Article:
Here in Kuwait, as in the rest of the Arab states of the Persian Gulf, there is a sense that the Middle East is changing. In the Gulf media, there seems to be a consensus in support of Operation Decisive Storm, the Saudi-led military campaign launched to beat Houthi insurgents and reinstall Yemen's government under President Abdrabbo Mansour Hadi. Almost everyone wants to see Iran and its allies, like the Houthis, cut to size, and almost everyone is excited to see Arab governments flex their military muscles. Even those who are questioning the campaign couch the debate not in terms of regional political doctrines like Arab nationalism or Islamism, but rather in terms of national sovereignty and constitutionality.
"Politically, [Operation Decisive Storm] might be the right thing to do," Kuwaiti law professor Ahmed Faily said in a recent debate at the newly founded Rai Institute. "But from the perspective of our constitution in Kuwait, it might not be covered.”
Faily’s interlocutor, Khaled al-Fdhala, explained that, "Article 68 of the Kuwaiti constitution restricts combat operations to defensive wars. Does that permit our fighter jets to launch airstrikes in Yemen?”
Faily said that defensive pacts with other Arab States justify Kuwait’s combat operations, arguing that Kuwait could go to war with Spain, a foreign aggressor, to help Morocco retake the islands of Septa and Malila. However, the professor said, Houthis are Yemenis, which makes their insurgency a domestic issue. Even a coup within Yemen cannot justify foreign intervention on behalf of the toppled government.
Another participant in the debate interrupted Faily: "The world and regional orders are changing, maybe it is time that we update the laws too. OIt feels like we are founding our nations a second time.”
In 1914, most Arabs opposed the Sykes-Picot Agreement, which broke the region into small states. In 2014, the Arabs are fighting to maintain Sykes-Picot, and prevent their states from breaking into even smaller statelets. A century after the collapse of the Ottoman Empire, Arabs still find themselves grappling with the same old questions about the meaning of the state, its sovereignty and citizenship. Still, it’s hard not to believe that the Arabs are finally entering political modernity. In a sense, they had no choice. With the world order crumbling and America's "light footprint" foreign policy under President Barack Obama, the Middle East was bound to change. For the first time in a century, seven Arab states are engaged in military combat, while four others suffer from civil war.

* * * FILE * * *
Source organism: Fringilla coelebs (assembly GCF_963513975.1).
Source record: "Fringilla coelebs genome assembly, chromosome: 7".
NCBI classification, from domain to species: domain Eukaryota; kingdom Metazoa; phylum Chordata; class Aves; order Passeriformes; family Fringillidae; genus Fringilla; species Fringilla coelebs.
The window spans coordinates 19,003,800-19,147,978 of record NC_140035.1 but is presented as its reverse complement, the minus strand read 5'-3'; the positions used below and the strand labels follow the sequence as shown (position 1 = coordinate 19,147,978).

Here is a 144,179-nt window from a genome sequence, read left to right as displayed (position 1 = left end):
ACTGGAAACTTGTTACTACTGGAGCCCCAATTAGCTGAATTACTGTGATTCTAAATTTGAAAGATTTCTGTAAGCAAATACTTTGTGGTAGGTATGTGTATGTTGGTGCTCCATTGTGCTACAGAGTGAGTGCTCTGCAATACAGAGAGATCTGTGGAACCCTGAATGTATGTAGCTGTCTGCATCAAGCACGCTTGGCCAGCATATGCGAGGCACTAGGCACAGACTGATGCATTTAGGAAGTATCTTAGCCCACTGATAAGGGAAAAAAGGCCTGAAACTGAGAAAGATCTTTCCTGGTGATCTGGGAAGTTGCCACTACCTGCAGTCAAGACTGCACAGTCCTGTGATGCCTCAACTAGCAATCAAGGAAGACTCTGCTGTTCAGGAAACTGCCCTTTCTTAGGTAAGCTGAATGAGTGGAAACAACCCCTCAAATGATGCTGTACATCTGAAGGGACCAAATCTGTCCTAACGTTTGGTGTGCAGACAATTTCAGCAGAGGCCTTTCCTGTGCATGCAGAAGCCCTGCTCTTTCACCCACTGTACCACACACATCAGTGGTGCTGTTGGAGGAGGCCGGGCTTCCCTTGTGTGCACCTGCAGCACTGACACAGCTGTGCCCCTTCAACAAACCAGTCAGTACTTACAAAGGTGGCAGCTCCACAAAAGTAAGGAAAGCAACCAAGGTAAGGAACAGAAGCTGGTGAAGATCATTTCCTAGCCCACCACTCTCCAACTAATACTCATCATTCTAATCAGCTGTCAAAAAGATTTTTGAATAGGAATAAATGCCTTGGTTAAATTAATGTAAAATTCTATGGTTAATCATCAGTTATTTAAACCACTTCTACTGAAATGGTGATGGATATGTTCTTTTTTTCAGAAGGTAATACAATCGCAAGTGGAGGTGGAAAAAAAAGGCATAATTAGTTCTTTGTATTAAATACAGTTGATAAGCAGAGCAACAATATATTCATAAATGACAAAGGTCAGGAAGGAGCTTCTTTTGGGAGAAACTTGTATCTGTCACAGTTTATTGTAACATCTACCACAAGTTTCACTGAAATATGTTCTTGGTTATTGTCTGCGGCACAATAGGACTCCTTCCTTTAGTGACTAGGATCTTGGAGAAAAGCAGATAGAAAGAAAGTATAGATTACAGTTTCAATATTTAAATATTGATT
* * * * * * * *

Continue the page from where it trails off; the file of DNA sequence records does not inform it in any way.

For the Arabs, their overriding concern is no longer the specter of Western colonialism, or what they’ve long perceived as the Zionist interloper. Rather, the threat comes from within the region itself, a very old neighbor who now threatens to overturn the regional order on behalf of revolutionary causes—the Islamic Republic of Iran.
After Iran’s disastrous eight-year war with Iraq, Tehran came to believe that non-state actors would prove a more effective tool to project influence. Iran's experiment with satellite militias started with Hezbollah in Lebanon in 1982, and has since been duplicated in Yemen with the Houthis. Even in countries with pro-Iran governments, like Syria and Iraq, Tehran has created paramilitary groups that have outperformed regular armies. Iran's success made some of its senior officials boast about its control of four Arab capitals. And because the Obama administration has been willing to accommodate an expansive Iran on the nuclear threshold, Arab states were compelled to act, and launched Operation Decisive Storm.
How the Arab war against Iran's Yemeni proxy goes will prove decisive for the Arab future. If the war goes in favor of the Arabs, they will win respect in world capitals—presumably even in Washington, where they are viewed as spoiled and unreliable allies. Should the Arabs succeed in projecting power, they will be invited to the table where the Middle East is being reshaped in light of America's decreasing involvement. Should the Arab war in Yemen prove successful, that will not only boost Arab self-confidence, but will also force Iran to reconsider its Arab adversaries, which they’ve heretofore seen only as pushovers.
That is why, in the Gulf, there is a feeling that the Middle East is at a turning point, and that the Arabs should step up and fight for their share, unlike in 1918 when things were decided for them.
Hussain Abdul-Hussain is the Washington Bureau Chief of Alrai (Kuwait) newspaper. He tweets @hahussain